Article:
A Strategic Agricultural Sector and Food Security Diagnostic for Myanmar

Type Book
Title A Strategic Agricultural Sector and Food Security Diagnostic for Myanmar
Publication (Day/Month/Year) 2013
Publisher USAID
URL http://fsg.afre.msu.edu/Myanmar/myanmar_agricultural_sector_and_food_security_diagnostic_report._rev​.pdf
Despite its enormous potential, Myanmar’s agriculture has underperformed over the past fifty
years. Today, per capita earnings in agriculture average roughly $20 a year, one-half to onethird
of the levels achieved by its regional pers. Given that two-thirds of the population works
primarily in agriculture, low farm productivity translates into high rates of poverty and fod
insecurity. Curently, about one quarter of the population fals below the national poverty line.
As a result, in spite of national rice self-suficiency, fod security for many households and
individuals remains elusive. Por households spend over 70% of their income on fod. In
aditon, fuly one-third of rural households borow at some point during the year in order to
purchase fod. Even after shouldering this heavy financial burden, up to one-half of rural
households report having to navigate two months each year without adequate fod suplies, leaving one-third of the country’s children stunted. Why has Myanmar’s agricultural sector performed so porly? As in other sectors of the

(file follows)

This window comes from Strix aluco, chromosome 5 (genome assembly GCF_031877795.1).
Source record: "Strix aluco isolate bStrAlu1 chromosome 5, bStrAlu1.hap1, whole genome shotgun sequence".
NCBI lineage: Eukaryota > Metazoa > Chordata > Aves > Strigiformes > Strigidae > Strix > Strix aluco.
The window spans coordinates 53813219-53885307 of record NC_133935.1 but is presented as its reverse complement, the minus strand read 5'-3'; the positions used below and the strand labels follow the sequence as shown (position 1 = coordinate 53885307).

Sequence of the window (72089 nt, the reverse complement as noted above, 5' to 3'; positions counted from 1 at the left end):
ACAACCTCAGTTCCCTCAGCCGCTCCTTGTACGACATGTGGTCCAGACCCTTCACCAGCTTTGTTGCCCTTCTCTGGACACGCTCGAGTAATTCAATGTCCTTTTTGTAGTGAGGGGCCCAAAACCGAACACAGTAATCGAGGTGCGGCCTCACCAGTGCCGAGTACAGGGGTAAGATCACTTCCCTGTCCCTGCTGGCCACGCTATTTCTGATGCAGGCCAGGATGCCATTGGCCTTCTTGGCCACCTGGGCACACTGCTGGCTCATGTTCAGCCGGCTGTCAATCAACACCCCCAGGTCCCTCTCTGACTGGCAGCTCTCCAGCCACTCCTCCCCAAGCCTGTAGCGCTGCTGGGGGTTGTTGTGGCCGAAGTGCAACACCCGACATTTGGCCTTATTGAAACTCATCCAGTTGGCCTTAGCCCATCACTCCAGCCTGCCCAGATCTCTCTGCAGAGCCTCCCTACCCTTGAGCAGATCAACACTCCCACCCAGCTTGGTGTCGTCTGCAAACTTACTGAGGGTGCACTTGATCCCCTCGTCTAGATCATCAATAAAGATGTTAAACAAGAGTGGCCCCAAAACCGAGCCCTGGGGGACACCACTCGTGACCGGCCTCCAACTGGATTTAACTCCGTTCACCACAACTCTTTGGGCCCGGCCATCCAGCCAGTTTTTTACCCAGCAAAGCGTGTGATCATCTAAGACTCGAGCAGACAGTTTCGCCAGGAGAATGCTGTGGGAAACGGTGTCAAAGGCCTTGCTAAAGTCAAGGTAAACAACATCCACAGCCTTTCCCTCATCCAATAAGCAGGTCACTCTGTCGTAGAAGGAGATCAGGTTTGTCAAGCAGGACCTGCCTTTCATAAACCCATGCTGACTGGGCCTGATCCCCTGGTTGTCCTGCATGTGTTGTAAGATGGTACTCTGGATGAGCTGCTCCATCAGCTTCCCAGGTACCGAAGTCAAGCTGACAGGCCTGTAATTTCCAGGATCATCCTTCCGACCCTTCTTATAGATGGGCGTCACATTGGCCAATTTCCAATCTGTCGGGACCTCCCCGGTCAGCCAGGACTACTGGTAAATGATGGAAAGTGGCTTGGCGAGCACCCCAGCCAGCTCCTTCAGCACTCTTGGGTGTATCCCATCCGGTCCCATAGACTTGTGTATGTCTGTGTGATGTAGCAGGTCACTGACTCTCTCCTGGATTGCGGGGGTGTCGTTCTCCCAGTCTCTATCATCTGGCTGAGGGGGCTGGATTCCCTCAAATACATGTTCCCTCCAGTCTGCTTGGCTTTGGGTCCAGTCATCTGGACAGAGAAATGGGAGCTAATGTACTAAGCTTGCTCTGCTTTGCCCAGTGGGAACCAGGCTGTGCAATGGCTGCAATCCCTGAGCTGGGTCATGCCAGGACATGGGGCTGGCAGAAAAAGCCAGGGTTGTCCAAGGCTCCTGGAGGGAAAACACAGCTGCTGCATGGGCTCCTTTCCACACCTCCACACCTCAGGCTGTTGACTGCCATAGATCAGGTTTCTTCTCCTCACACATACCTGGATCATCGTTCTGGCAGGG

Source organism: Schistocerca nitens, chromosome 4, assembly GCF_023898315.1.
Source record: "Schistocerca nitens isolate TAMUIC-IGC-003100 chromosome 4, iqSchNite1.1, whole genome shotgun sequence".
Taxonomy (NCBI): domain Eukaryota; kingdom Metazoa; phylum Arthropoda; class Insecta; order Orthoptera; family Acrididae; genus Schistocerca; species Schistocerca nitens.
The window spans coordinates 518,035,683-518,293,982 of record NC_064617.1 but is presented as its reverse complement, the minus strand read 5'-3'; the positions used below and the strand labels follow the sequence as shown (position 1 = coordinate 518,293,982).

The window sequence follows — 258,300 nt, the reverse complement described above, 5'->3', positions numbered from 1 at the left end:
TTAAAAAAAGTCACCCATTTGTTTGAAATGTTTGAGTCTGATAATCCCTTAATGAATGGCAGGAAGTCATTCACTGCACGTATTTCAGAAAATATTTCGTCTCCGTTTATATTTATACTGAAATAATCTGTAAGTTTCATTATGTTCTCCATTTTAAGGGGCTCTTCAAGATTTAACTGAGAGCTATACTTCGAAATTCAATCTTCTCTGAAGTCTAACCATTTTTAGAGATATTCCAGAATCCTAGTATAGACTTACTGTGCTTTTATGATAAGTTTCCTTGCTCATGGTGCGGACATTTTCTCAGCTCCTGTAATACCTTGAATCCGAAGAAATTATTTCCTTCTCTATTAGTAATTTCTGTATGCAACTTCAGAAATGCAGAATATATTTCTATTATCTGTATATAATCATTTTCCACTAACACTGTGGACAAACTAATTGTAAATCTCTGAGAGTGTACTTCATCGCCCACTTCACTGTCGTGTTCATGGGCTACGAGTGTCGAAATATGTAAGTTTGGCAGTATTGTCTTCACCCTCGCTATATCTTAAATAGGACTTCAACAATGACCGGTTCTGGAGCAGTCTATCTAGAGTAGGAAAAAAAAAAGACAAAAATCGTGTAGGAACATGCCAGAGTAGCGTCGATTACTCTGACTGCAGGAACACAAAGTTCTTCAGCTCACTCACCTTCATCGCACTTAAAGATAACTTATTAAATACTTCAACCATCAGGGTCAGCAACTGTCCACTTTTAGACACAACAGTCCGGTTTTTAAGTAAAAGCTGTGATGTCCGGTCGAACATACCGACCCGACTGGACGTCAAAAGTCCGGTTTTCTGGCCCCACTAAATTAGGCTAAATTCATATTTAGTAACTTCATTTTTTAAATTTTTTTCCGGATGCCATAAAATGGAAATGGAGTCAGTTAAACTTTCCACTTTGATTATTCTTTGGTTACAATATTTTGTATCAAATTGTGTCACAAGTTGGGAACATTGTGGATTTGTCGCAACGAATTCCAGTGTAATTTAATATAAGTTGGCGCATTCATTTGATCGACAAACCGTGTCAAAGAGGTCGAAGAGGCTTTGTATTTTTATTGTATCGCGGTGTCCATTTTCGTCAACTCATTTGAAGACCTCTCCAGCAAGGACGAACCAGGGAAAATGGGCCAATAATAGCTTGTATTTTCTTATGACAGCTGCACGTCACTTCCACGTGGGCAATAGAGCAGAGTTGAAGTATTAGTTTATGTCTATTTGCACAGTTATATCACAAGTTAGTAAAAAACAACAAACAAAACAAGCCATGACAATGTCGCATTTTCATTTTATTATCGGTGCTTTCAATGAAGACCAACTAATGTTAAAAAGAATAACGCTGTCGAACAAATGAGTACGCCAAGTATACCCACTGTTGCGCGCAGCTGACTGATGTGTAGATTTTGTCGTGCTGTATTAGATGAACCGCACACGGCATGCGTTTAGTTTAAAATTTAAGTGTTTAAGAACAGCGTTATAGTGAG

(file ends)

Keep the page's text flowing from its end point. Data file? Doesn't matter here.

economy, ongoing ethnic civil war and violence over the past 60 years, coupled with
international isolation, have discouraged private investments and hindered the exchange of
technology and know-how. Within the agricultural sector, a series of instiutional, policy and
structural constraints has hampered agricultural growth and contributed to Myanmar’s curent
high rates of hunger and malnutriton. The most critcal of these problems include:
• a highly skewed land distribution, which leaves roughly half of rural households landles,
• por water control systems in the presence of global climate change and increasingly
unpredictable rainfal,
• a high-cost ransportation system,
• weak rural financial instiutions,
• unpredictable government policies,
• low public investments in agricultural research, and
• weak links betwen extension services and farmers.
Fortunately for the two-thirds of Myanmar citzens who work in agriculture, al of these
impediments can be remedied through god policies, instiutional reforms and key public

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